Logitech to go beyond mice and webcams

Logitech, estimated to have nearly half of India’s PC peripherals market, said it will increasingly focus on ‘living room’ products such as ‘TV peripherals’ as its core market of assembled PCs shrinks.

The firm, which refuses to share its India-specific numbers, said it has achieved sales of around 4 million pieces of ‘pointing devices’ or mice a year. According to analysts like IDC and Gartner, Indians buy around 10 million PCs a year, out of which around 60-65% are desktops.

However, both the share of desktops in the overall PC market and the share of assembled PCs in the desktop markets have fallen over the last three years, hitting peripherals-makers hard.

Switzerland-based Logitech, which produced its first mouse in 1982, agreed the move towards laptops and branded PCs has shrunk its addressible market, but the overall the boom in the market has helped preserve volumes. PC market has zooomed from around 6 million per year three years ago to the present 10 million per year.

“Three-four years ago, assembler market was hovering around 50-55% of the overall desktop market. With another 15-20% from the replacement market, it used to be 70% of the desktop market,” agreed Subrotah Biswas, head of Logitech for India and ‘South West Asia.”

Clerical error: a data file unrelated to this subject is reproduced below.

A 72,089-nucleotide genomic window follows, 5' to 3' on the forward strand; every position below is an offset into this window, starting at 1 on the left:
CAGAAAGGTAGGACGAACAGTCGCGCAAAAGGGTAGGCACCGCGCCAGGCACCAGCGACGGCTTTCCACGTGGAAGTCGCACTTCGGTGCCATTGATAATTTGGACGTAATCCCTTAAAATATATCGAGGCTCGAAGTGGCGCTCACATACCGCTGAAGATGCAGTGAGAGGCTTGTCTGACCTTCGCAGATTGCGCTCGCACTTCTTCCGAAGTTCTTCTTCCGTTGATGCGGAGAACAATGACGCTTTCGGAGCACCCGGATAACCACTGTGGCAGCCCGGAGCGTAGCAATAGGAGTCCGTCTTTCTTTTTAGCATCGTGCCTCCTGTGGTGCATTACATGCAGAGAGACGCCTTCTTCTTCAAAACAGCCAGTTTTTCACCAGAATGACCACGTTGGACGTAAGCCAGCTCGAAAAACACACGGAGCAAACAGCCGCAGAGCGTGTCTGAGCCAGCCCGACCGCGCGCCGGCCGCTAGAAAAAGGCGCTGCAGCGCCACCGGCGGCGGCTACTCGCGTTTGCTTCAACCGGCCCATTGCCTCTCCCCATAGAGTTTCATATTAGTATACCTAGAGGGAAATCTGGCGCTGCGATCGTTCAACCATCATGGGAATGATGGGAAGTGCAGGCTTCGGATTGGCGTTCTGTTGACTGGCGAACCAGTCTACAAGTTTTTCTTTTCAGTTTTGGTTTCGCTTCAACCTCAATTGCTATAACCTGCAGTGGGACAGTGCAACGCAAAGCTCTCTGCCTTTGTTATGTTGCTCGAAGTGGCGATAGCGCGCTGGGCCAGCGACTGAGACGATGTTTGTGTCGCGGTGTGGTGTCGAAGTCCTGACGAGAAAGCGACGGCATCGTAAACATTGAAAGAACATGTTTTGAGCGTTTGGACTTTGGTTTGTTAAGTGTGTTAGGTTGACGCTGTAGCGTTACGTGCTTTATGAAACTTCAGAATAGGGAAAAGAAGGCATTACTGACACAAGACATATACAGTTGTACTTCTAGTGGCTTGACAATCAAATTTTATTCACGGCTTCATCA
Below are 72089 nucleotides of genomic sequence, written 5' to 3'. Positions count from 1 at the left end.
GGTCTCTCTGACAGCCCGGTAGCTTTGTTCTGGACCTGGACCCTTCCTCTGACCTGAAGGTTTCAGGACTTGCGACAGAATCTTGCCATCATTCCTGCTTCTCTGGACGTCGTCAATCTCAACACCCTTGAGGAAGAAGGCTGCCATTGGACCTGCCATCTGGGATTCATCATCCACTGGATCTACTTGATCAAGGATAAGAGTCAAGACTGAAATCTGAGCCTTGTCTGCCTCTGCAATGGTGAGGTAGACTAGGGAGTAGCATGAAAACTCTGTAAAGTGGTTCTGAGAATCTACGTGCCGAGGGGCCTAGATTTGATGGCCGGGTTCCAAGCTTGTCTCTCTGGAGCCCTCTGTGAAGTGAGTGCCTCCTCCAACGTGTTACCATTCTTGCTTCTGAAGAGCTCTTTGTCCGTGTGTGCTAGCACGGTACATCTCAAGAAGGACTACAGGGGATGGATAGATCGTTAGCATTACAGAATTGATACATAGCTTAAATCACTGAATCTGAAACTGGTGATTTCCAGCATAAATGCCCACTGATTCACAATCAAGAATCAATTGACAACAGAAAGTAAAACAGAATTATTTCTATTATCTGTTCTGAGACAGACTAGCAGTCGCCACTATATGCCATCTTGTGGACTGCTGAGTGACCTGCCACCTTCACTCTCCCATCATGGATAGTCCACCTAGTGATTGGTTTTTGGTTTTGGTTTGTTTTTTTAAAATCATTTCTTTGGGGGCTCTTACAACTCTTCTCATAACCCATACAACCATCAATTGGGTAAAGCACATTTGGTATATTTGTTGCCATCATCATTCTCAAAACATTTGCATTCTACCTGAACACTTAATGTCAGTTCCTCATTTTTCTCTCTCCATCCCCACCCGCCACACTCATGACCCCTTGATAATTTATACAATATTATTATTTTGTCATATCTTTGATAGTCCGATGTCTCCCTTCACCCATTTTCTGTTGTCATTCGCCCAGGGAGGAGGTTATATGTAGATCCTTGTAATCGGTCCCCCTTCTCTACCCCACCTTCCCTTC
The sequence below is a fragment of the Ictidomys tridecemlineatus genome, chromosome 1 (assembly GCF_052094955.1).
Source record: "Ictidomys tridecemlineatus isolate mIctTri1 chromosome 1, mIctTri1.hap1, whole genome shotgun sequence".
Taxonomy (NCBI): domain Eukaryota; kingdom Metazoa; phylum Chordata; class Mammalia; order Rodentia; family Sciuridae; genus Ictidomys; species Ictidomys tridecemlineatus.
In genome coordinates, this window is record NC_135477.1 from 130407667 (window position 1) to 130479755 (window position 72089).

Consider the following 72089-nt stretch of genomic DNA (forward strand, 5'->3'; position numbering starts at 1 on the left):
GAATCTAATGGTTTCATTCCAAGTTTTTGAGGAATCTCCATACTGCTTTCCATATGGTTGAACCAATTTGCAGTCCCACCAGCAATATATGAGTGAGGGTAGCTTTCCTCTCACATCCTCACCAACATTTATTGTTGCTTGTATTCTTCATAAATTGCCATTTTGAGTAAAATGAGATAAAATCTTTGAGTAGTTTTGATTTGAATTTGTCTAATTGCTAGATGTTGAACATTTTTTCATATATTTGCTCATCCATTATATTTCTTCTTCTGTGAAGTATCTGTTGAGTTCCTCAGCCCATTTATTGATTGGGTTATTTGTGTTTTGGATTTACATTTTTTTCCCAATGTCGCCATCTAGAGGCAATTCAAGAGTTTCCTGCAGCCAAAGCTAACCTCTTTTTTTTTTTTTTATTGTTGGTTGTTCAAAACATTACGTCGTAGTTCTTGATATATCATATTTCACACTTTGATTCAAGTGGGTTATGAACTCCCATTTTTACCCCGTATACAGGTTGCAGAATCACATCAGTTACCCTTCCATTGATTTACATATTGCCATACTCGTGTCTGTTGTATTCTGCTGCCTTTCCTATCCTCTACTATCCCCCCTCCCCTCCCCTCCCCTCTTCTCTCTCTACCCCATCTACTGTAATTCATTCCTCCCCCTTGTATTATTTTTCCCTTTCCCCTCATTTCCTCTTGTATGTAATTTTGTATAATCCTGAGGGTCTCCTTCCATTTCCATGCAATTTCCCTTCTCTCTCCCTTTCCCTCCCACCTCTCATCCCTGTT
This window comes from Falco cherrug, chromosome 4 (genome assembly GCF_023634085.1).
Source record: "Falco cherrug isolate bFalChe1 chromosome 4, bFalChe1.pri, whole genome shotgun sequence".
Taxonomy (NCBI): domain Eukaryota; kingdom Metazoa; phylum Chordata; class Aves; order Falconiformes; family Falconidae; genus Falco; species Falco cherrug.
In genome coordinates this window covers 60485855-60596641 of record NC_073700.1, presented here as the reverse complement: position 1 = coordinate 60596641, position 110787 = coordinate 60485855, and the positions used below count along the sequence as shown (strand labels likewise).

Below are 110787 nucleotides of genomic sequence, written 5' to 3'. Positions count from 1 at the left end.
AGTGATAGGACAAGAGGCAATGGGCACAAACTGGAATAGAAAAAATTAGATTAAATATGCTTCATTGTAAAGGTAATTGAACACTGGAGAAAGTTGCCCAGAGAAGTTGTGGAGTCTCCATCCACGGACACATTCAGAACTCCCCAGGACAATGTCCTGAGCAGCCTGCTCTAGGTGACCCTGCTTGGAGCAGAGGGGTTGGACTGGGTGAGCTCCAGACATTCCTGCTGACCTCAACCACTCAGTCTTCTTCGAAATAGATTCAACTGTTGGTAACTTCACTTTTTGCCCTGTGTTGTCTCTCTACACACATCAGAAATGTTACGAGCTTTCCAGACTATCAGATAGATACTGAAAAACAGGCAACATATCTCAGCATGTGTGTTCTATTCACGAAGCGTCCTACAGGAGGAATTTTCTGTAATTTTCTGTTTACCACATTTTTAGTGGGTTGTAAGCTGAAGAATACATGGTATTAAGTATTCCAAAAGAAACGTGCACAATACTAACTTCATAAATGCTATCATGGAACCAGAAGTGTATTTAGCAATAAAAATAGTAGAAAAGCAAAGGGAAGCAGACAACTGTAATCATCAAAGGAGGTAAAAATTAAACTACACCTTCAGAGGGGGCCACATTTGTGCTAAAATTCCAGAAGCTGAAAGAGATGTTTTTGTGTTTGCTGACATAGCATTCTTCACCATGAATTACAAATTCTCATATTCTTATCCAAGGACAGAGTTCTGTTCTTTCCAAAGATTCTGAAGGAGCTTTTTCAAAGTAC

Today, he pointed out, assembled PCs have falled to around 35% of the total desktop market even as the total desktop market has fallen from around 75% to 60% of the total PC market.

“We expect the number of laptops sold in India to achieve parity with the number of desktops by either the December (2011) quarter or the March (2012) quarter,” he added.

The Indian PC peripherals market is notorious for not having any third-party research or numbers, but Biswas — whose firm dominates the industry — said the 4 million mice and almost an equal number keyboards comprise nearly half of the market in India.

The remaining is comprised of audio products, webcams, headsets and gaming peripherals. Biswas said Logitech is focusing more and more on bringing out products adjacent to non-PC devices like the TV and the cell-phone.

“We expect a proliferation of Internet-enabled devices such as TVs, media players and set top boxes. From 40 million per year in 2008, their number would reach 135 million in 2013,” he said, adding that new products such as universal remotes and audio docks would be launched to tap the opportunity.